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703 Add Screencasting to Your eLearning Toolkit

8:30 AM - 9:30 AM Friday, October 31

Tools

Learning professionals are increasingly losing a battle against short attention spans and increased competition for learners’ attention. We need to adapt our approaches to accommodate the changing needs and desires of our audiences that want training in highly visually formats, and in short doses.

In this session you will explore the concept of screencasting and how it can provide an audience with the information they need in ways that traditional eLearning often fails to do. You will learn why screencasting is a valuable deliverable for eLearning developers to have in their skill set. You will examine how screencasting complements traditional eLearning-development skills in a way that will make your overall services more valuable. You will leave this session understanding the niche screencasting fits into for efficient and effective content delivery.

In this session, you will learn:

  • What screencasting is
  • How it can complement other eLearning deliverables
  • How screencasting can fit into overall training strategy
  • An overview of screencasting development process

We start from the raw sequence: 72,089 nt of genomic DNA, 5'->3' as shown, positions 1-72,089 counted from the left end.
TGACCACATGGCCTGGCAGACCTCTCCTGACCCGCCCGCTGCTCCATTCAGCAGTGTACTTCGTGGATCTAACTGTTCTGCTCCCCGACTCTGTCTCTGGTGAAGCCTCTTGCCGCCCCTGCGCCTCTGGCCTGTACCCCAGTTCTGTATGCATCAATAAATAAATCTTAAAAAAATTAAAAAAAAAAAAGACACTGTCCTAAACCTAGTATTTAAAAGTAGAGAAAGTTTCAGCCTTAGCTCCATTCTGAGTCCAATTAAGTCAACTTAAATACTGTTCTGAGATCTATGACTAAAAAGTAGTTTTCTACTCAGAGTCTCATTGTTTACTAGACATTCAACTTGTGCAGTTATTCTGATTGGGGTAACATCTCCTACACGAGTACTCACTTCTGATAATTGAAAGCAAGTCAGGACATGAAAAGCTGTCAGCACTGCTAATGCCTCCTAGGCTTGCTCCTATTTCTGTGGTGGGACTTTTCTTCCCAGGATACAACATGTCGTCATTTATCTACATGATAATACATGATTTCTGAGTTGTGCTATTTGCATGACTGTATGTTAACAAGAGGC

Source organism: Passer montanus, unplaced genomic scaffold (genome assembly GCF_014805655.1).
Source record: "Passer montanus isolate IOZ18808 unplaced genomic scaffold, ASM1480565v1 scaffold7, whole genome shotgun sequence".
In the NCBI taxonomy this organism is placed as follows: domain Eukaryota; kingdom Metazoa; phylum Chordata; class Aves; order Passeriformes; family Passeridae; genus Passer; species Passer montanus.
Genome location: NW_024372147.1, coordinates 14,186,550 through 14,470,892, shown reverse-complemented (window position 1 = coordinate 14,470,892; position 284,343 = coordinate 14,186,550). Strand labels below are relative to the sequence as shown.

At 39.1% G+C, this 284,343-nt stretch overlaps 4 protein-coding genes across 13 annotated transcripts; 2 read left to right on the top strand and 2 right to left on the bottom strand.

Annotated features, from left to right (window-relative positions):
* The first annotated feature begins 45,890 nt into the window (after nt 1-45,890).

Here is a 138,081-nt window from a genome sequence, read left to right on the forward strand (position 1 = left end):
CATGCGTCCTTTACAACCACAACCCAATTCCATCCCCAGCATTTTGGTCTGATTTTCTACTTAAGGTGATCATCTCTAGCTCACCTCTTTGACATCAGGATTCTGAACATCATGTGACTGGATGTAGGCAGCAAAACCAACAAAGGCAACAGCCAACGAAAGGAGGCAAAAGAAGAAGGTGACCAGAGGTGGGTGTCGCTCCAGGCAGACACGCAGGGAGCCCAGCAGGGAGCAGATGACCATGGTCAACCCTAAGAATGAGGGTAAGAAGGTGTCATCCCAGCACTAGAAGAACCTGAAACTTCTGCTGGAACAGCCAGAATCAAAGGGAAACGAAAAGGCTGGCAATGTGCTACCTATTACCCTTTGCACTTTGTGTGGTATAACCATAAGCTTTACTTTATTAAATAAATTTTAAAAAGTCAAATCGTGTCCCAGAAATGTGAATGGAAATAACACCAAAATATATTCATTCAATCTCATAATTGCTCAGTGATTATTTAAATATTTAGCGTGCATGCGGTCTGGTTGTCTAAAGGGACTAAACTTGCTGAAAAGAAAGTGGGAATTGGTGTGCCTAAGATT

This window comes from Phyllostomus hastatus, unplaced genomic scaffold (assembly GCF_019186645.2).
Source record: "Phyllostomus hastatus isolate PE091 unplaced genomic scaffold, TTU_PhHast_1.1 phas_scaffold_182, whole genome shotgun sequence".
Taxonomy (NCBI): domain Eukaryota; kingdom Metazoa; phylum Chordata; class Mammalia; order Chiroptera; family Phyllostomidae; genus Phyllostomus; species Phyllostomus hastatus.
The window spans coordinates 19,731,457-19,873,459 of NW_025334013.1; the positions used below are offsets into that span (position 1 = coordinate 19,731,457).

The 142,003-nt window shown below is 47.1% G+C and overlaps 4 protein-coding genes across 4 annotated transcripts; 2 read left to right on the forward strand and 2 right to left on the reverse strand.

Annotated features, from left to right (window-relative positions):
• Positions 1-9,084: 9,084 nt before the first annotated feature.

• The types of training for which screencasting should be considered as a solution

Audience:
Novice and intermediate designers, developers, project managers, managers, and directors with some familiarity with instructional design methodology and eLearning as a training solution.

Technology discussed in this session:
Screencasting output—videos.

Mike Baron

Founder/Chief Storyteller

ProjectStory

Mike Baron is founder and chief storyteller of ProjectStory. Mike designed, implemented, and authored content- management systems for over 25 clients in a variety of industries. He designed and implemented testing and certification software, scripted and created screencasts for multiple clients covering software and business processing, and wrote and published a case study on user certification and a white paper on business-process analysis. Previously he was manager of the user-interface design group, manager of customer support, and manager of training and documentation for Internet Systems. Mike managed international customer support for a mission-critical banking application used by twenty of the world’s largest banks.

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